Updated: Jul 20
In 1977, the Canadian Federal government promised to provide Indigenous communities with water and sanitation services comparable to the rest of the population (1). With no national water law, Indigenous communities under Federal jurisdiction had no ‘legal protection’ of their drinking water (2). Due to this, the Federal Government was not held accountable for the lack of clean water on reserves. However, Indigenous communities (e.g. First Nations, Métis and Inuit) have constitutional rights that protect access to safe and clean drinking water. These rights are derived from the following documents:
Charter of Rights and Freedoms/Constitution: Indigenous Peoples have a constitutional right to water under sections 7 and 15 of the Charter, and section 36 of the Constitution Act, 1982 (1).
United Nations Declaration on the Rights of Indigenous Peoples (UNDRIP Article 25): “Indigenous peoples have the right to maintain and strengthen their distinctive spiritual relationships with their traditionally owned or otherwise occupied and used lands, territories, waters and coastal seas and other resources and to uphold their responsibilities to future generations in this regard” (3).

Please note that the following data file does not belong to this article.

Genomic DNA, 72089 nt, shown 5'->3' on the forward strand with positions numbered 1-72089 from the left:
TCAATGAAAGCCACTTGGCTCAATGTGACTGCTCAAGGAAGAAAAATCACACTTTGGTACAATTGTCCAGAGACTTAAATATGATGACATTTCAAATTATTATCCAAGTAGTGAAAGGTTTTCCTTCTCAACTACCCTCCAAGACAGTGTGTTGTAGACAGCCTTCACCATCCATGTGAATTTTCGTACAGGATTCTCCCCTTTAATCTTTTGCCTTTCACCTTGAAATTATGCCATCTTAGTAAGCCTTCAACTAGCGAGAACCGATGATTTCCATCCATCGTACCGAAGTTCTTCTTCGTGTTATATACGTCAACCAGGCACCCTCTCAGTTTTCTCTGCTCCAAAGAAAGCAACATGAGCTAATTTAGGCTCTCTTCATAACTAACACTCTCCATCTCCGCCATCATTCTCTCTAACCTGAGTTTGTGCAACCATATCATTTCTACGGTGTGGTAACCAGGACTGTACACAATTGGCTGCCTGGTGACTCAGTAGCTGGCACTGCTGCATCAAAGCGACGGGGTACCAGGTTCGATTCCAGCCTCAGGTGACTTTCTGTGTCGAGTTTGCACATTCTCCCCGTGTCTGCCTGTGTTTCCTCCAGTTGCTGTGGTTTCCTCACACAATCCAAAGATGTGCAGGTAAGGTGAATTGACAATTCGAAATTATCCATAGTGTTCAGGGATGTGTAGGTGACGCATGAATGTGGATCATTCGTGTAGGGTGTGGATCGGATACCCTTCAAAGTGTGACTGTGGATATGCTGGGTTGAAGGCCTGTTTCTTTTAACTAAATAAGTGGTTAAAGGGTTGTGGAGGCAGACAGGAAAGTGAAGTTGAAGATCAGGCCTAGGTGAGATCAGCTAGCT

Resolution 62/242. The Human Right to Water and Sanitation: “Recognizes the right to safe and clean drinking water and sanitation as a human right that is essential for the full enjoyment of life and human rights” (3).
More recently, the government promised to lift all long-term drinking water advisories on reserves by March 2021 (4). Since November 2015, 87 water advisories have been lifted and 56 remain (4). Check in on this post to stay updated.
Since November 2015, 88 long-term drinking water advisories have been lifted in Canada. while 61 remain. This image was adapted from the Government of Canada, updated on February 15th, 2020.